And so it continues. The quest for Gansey’s king is in full swing this time around, with a return to the focus on the group as a whole instead of singling anyone out. Blue and her raven boys continue on their quest for Glendower, and with Maura missing, everything seems a little more real. Real in the ways each of them is affected, and real in the way they need each other. Where The Dream Thieves had their relationships fragmenting, here, we have the much needed healing.
These friendships feel more realistically written than almost anything else I’ve read in YA. I love that these characters have flaws – bits that annoy me, bits that annoy each other – and even when they don’t understand what makes their friend tick, they try to. Each of the main characters here are so uniquely different. We’ve known that from the last two books, but we see them embrace it here.
Blue is once more a main character, and I missed her and her fire. There’s one scene where Blue is grossly offended for a man complimenting her nice legs. Adam can’t quite seem to understand why she’s making such a big deal over it, and the two argue. Later, Blue’s able to compare it to him disliking what others think of him when they see him in his Aglionby uniform. She doesn’t want to be stuffed into that mold, and neither does Adam – the two come to an understanding over it.
Adam, like Ronan in the previous book, grew and grew. His pride, which has always been such a defining feature for him, has finally decided to take a step back. There’s several times where Adam has to tell himself not to fight with Blue or Gansey, because he legitimately doesn’t want to. There’s no mention of Ronan there – because it’s Ronan – someone who seems to know Adam better than he knows himself, and it’s more apparent here that Ronan is slowly making his feelings for his friend known. Wonderfully, Adam doesn’t seem to mind. If anything, I can see him returning it.
“See, Adam Parrish is wantable, worthy of a crush, not just by anyone, someone like Ronan, who could want Gansey or anyone else and chose Adam for his hungry eyes.”
“It was a small white plastic container. Adam twisted off the lid. Inside was a colorless lotion that smelled of mist and moss. Replacing the lid with a frown, he turned the container over, looking for more identifying features. On the bottom, Ronan’s handwriting labeled it merely: manibus. For your hands.”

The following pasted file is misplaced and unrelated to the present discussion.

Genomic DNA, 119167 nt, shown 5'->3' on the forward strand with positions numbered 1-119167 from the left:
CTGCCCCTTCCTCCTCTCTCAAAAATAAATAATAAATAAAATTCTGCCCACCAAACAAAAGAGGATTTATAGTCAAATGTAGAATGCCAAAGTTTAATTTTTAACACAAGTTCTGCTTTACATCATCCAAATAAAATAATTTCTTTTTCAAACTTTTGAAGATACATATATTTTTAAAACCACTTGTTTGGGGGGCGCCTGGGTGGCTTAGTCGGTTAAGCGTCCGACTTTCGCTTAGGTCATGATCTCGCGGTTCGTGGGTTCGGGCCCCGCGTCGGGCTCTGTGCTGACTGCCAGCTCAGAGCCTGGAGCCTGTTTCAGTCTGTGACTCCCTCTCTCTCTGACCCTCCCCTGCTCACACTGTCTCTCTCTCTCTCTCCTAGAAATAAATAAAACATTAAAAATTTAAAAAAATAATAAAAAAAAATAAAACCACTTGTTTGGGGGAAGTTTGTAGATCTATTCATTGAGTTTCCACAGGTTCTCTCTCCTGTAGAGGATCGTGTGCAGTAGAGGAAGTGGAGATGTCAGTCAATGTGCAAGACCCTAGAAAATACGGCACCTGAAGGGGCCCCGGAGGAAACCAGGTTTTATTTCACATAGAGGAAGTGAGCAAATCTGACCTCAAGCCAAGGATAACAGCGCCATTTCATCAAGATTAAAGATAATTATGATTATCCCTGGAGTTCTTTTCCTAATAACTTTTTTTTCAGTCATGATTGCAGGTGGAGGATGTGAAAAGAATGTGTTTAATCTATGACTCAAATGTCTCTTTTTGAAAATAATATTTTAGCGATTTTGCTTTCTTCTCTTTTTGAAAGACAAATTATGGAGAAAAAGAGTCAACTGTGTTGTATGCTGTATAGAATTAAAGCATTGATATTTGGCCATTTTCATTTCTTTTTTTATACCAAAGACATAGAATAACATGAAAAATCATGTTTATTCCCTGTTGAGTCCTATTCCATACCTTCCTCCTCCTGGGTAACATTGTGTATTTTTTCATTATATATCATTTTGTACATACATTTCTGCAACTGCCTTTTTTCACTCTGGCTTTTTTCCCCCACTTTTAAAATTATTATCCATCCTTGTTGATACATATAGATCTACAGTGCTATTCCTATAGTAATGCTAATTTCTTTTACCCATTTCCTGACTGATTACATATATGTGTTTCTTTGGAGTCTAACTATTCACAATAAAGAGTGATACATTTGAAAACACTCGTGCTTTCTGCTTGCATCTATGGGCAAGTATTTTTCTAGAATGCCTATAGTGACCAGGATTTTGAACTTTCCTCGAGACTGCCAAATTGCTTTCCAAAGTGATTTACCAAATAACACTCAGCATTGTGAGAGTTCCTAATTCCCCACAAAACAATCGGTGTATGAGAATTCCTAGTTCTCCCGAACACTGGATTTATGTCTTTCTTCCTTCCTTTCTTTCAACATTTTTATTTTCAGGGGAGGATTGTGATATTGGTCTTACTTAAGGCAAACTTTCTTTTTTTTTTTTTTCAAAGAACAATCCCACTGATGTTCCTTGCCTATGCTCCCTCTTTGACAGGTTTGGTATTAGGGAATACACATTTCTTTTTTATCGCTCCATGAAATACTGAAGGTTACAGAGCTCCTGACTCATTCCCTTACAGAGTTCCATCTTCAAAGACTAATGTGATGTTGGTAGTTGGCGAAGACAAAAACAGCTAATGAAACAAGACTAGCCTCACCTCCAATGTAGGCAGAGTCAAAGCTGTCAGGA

He sees things too, like Adam. He’s sweet, kind in the way that matters. I love their growing relationship, and because of my love for Ronan, I hope it keeps developing.
And this moment for me, made my heart ache. Adam’s development is shown here more clearly than it ever could have been otherwise.
“ Was it okay? Adam had turned down so many offers of help from Gansey. Money for school, money for food, money for rent. Pity and charity, Adam had thought. For so long, he’d wanted Gansey to see him as an equal, but it was possible that all this time, the only person who needed to see that was Adam.
Now he could see that it wasn’t charity Gansey was offering. It was just truth.
And something else: friendship of the unshakable kind. Friendship you could swear on. That could be busted nearly to breaking and come back stronger than before.”
I don’t think I could love these characters more if I tried.
We see less of Ronan’s thoughts here, but I enjoyed almost every line out of his mouth. Whether it’s something as crazy as “Jesus shit Mary fuck,” to “I don’t want to make a bigger cage. I want to open the door.”
He’s still the hurting, sharp edged boy as always. He’s finally managed to shape his ability and make it his own. The things he and Adam think up will make your head spin. I found it spoke volumes when Adam comments on the sorts of things Ronan, when left to his own devices, dreams up into reality. His dreams are magic – his kindness being who he is.
“I’ve dreamt him a box of EpiPens. I dream cures for stings all the time. I carry one. I put them in the Pig. I have them all over Monmouth.”
This is the boy who dreams up cures for his friend with a bee allergy. The one who leaves hand lotion for his friend with chapped hands. The one who holds Blue when they see the image of their deceased loved ones in a cruel lake. …I love Ronan, okay? Kerah!
Noah is more a ghost here than before – and I genuinely felt nervous during his scenes. It’s not only once that he appears to lose control, and I found myself missing the smudgy boy that kissed Blue. Before, you didn’t always remember that he’s dead. Here, there’s no mistaking it.
Blue and Gansey seem more intertwined than ever. They spend late nights on the phone together, and even take random night car rides together. There’s hand holding, almost kisses, and visions that come to fruition – albeit changed slightly. I liked that, btw. The tree visions are not always what they seem, and I liked that for the two we do see happen in this book, they are not what the character had originally witnessed in Cabeswater.
For as much as Blue Lily, Lily Blue developed the characters, the plot advanced as well. The characters make discoveries, and ultimately, we’re left with a cliffhanger that makes me glad I do not have to wait to start the final book. I’m torn, in that I don’t want to leave this world and these characters yet – but I need to know what happens. That’s the consequence of marathoning a series, I suppose. I read Blue Lily, Lily Blue in one day – in two sittings. I think I may take my time reading the last, since I want to savor this a bit before it ends. I’m not quite ready to leave Maggie Stiefvater’s beautiful prose.
“Maybe it was good that the world forgot every lesson, every good and bad memory, every triumph and failure, all of it dying with each generation. Perhaps this cultural amnesia spared them all. Perhaps if they remembered everything, hope would die instead.”
To lose that would be a terrible thing, wouldn’t it?